Supercritical fluid extraction: Present status and prospects


  • Jerry W. King New Crops and Processing Technology Unit. National Center for Agricultural Utilization Research. Agricultural Research Service/USDA



Analysis, Fats, Lipids, Oils, Preparation, Supercritical fluid


Supercritical extraction (SFE), using primarily environmentally-benign carbon dioxide (CO2) as the extracting agent, is reviewed with respect to its present status and future use. SFE was developed for analytical application in the mid 1980’s in response to the desire to reduce the use of organic solvents in the laboratory environment and is becoming a standard method for the preparation and analysis of lipid-containing sample matrices. Currently, analytical SFE is predominately practiced in the off-line mode, using both sequential and parallel extraction modes. Depending on the instrumental configuration, the preparation of up to 24 samples can be accomplished on one instrument on a daily basis. Several other benefits can be achieved using SFE, such as the processing of thermally-sensitive analytes and rapid analyte extraction kinetics relative to extraction with liquid solvents. Examples are provided not only of the analytical SFE of oils and fats, but of volatile solutes from an array of sample types. Finally, the relevance of analytical SFE to processing with supercritical fluids (SFs) is documented using examples from our own research involving a combinatorial approach to optimising processing conditions.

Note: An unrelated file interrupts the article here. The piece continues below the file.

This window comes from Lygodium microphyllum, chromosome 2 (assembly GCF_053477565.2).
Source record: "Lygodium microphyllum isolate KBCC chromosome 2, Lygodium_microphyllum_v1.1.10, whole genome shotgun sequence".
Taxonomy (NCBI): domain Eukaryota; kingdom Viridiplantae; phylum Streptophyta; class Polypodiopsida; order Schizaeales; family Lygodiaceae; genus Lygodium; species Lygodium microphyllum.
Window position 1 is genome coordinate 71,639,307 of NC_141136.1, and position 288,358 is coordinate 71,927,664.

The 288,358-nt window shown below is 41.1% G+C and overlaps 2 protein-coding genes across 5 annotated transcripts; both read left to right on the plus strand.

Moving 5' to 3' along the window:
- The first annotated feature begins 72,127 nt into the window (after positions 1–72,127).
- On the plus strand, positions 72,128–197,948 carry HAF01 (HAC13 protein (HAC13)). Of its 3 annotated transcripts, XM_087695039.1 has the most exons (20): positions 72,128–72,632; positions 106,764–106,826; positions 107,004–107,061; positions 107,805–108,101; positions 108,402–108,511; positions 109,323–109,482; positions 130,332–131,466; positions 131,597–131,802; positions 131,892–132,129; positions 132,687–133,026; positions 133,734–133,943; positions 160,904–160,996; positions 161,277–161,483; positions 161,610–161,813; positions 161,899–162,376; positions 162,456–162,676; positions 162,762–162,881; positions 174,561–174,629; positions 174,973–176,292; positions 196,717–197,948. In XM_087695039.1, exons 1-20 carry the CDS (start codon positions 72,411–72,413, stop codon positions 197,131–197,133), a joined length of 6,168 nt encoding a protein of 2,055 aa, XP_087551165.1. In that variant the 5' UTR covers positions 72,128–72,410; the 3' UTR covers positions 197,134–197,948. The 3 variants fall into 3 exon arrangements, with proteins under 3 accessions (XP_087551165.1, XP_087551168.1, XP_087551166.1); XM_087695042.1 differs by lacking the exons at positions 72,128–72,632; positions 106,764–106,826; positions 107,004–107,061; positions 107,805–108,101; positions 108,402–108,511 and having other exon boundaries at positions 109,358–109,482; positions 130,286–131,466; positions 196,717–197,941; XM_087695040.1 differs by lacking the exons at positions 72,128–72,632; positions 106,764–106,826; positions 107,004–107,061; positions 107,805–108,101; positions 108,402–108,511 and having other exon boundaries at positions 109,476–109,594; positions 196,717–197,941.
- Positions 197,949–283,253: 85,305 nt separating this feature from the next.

Download data is not yet available.




How to Cite

King JW. Supercritical fluid extraction: Present status and prospects. grasasaceites [Internet]. 2002Mar.30 [cited 2022Dec.6];53(1):8-21. Available from: